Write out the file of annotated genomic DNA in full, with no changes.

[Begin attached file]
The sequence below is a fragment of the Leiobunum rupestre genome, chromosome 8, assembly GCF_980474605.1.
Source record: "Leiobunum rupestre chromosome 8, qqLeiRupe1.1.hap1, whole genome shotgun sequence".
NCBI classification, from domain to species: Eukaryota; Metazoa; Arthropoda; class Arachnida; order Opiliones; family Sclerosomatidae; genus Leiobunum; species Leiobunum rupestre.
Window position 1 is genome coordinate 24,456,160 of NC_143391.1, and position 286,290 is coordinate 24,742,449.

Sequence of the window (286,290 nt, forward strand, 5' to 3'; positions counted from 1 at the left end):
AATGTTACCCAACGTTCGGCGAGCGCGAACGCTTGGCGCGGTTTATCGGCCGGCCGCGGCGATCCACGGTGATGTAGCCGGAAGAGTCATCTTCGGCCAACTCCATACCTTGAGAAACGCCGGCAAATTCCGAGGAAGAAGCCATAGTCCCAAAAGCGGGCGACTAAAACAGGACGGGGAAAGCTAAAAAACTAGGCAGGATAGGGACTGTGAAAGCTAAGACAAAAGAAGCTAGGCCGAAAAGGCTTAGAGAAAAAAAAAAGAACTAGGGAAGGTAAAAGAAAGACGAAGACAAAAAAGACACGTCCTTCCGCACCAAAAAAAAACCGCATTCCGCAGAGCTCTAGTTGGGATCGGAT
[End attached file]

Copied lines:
The sequence below is a fragment of the Leiobunum rupestre genome, chromosome 8, assembly GCF_980474605.1.
Source record: "Leiobunum rupestre chromosome 8, qqLeiRupe1.1.hap1, whole genome shotgun sequence".
NCBI classification, from domain to species: Eukaryota; Metazoa; Arthropoda; class Arachnida; order Opiliones; family Sclerosomatidae; genus Leiobunum; species Leiobunum rupestre.
Window position 1 is genome coordinate 24,456,160 of NC_143391.1, and position 286,290 is coordinate 24,742,449.

Sequence of the window (286,290 nt, forward strand, 5' to 3'; positions counted from 1 at the left end):
AATGTTACCCAACGTTCGGCGAGCGCGAACGCTTGGCGCGGTTTATCGGCCGGCCGCGGCGATCCACGGTGATGTAGCCGGAAGAGTCATCTTCGGCCAACTCCATACCTTGAGAAACGCCGGCAAATTCCGAGGAAGAAGCCATAGTCCCAAAAGCGGGCGACTAAAACAGGACGGGGAAAGCTAAAAAACTAGGCAGGATAGGGACTGTGAAAGCTAAGACAAAAGAAGCTAGGCCGAAAAGGCTTAGAGAAAAAAAAAAGAACTAGGGAAGGTAAAAGAAAGACGAAGACAAAAAAGACACGTCCTTCCGCACCAAAAAAAAACCGCATTCCGCAGAGCTCTAGTTGGGATCGGAT